Quartz has an article about a relatively small on-line encyclopedia of philosophy at Stanford that manages to accomplish the complete trinity of being authoritative, comprehensive, and up to date. Other on-line knowledge sources only manage to hit one or two of those. Wikipedia, for example, is only up-to-date, not authoritative or comprehensive; Quora is only comprehensive, not authoritative or up-to-date. (At least, according to the article.)
How does the Stanford Encyclopedia of Philosophy accomplish this? Mainly by picking expert contributors carefully, having them write self-contained entries, and requiring them to update their entries every four years. Ta-dah, expert knowledge source!
The thing is, while this is a great idea for a 1,500-article encyclopedia focusing on a relatively narrow field like philosophy, this isn’t really an approach that would work for something intended to be bigger and more general. The article dances around this, but doesn’t really ever come right out and say it. Inviting expert contributors to write every article just doesn’t scale to something the size of Wikipedia.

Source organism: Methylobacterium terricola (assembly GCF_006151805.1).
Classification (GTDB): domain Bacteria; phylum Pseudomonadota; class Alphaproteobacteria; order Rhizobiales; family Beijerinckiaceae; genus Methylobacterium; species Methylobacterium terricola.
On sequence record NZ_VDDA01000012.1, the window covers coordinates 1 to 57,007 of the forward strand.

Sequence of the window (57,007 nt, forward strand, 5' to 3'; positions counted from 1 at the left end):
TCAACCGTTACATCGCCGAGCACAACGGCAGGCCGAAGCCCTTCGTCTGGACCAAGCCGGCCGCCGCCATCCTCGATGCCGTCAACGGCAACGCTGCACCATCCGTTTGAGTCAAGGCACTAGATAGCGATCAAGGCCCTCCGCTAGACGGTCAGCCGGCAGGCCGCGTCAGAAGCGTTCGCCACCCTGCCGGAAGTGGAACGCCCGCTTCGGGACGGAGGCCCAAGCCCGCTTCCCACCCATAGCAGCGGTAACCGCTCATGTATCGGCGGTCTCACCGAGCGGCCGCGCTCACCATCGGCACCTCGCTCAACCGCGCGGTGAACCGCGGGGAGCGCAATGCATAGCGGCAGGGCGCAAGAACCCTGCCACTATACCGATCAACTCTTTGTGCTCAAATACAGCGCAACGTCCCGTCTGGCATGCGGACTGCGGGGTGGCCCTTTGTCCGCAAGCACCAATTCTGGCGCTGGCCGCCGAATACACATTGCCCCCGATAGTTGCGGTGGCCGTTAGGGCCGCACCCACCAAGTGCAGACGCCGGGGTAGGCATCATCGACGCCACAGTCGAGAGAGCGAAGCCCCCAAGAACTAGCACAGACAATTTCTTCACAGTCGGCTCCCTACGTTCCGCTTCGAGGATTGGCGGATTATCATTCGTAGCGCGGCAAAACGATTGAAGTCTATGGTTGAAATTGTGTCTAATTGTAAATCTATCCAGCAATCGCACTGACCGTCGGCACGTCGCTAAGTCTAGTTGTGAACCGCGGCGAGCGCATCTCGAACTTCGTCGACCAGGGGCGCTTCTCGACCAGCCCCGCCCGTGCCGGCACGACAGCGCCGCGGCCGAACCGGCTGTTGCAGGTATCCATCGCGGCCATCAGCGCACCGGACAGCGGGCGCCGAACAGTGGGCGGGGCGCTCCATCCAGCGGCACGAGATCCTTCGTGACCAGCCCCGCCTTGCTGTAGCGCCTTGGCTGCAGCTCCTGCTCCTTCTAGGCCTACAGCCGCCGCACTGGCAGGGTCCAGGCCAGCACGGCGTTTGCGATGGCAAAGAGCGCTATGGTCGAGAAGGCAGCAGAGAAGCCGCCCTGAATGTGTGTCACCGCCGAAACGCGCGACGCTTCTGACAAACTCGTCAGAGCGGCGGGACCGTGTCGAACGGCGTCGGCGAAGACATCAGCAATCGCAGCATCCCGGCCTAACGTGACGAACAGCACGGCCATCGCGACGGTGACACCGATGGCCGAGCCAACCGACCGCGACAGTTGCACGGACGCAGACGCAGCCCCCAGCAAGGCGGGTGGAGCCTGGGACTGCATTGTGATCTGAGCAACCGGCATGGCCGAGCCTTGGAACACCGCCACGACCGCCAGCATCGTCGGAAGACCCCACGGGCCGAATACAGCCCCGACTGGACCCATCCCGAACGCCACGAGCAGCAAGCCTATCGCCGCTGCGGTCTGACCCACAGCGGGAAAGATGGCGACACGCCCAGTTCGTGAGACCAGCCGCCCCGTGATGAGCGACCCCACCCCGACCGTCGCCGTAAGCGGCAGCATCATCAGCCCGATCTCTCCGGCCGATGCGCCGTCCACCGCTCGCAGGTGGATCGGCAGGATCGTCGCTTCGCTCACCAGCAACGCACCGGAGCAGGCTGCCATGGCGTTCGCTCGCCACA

Even so, the approach does stand in sharp contrast to the actual hostility Wikipedia has demonstrated to expert contributors. By focusing on just one area of knowledge, the SEP has managed to avoid the flaws in Wikipedia for that one area of knowledge.
Perhaps this is the true solution to finding expert encyclopedic knowledge on the Internet—to remember that Wikipedia is by its very nature extremely general. If you want more expert knowledge, looking at a narrower subject-matter encyclopedia might be more helpful, just as you’d look at a fan wiki if you want more detailed knowledge of some particular TV show or novel series than Wikipedia can contain.